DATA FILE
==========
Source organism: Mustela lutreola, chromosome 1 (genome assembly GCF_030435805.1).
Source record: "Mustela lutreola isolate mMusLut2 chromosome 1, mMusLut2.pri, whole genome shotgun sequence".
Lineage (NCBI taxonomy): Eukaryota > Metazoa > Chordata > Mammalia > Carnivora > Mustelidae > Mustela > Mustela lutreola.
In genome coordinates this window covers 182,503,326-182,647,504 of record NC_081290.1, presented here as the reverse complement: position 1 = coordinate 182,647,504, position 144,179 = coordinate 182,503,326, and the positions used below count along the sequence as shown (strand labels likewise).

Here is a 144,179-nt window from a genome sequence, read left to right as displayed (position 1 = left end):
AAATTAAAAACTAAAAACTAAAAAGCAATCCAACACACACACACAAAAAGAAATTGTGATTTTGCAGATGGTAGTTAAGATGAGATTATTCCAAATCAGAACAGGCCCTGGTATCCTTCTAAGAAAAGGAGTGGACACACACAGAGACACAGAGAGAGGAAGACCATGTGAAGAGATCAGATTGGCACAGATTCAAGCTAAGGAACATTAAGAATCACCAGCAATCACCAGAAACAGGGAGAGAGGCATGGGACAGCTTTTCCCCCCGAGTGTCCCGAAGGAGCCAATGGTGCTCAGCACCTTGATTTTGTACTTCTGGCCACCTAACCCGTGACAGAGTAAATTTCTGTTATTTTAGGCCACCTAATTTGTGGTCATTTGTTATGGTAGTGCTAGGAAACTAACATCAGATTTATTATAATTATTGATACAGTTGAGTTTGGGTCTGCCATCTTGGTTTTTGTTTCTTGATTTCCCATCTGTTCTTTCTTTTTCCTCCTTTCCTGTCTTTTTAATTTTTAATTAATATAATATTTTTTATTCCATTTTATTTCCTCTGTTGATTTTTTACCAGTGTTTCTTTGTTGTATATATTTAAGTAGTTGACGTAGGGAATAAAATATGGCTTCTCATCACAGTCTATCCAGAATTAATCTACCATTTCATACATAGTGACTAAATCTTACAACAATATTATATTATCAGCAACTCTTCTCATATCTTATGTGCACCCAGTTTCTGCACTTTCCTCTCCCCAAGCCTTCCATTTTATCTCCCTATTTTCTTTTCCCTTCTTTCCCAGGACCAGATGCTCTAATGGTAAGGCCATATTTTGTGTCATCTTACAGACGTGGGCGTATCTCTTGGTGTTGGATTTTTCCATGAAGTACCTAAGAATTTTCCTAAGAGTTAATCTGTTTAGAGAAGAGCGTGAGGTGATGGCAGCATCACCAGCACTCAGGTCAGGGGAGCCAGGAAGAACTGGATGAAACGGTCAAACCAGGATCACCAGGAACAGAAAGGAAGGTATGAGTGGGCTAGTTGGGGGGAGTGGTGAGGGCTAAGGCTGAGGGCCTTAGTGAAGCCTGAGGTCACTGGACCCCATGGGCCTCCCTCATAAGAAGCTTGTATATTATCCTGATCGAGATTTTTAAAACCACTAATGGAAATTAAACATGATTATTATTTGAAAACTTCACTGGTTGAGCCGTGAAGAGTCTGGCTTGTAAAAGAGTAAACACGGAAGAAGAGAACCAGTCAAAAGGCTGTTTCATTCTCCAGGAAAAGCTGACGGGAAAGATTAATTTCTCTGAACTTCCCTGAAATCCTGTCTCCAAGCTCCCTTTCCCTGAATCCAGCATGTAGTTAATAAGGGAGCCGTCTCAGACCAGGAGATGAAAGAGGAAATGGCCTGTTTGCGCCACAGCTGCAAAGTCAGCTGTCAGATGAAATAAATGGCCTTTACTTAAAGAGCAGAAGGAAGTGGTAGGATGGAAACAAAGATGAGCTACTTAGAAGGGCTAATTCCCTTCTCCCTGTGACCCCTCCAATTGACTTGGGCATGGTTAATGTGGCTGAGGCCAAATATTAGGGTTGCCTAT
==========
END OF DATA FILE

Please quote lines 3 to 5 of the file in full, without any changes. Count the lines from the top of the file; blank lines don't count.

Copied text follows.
Lineage (NCBI taxonomy): Eukaryota > Metazoa > Chordata > Mammalia > Carnivora > Mustelidae > Mustela > Mustela lutreola.
In genome coordinates this window covers 182,503,326-182,647,504 of record NC_081290.1, presented here as the reverse complement: position 1 = coordinate 182,647,504, position 144,179 = coordinate 182,503,326, and the positions used below count along the sequence as shown (strand labels likewise).

Here is a 144,179-nt window from a genome sequence, read left to right as displayed (position 1 = left end):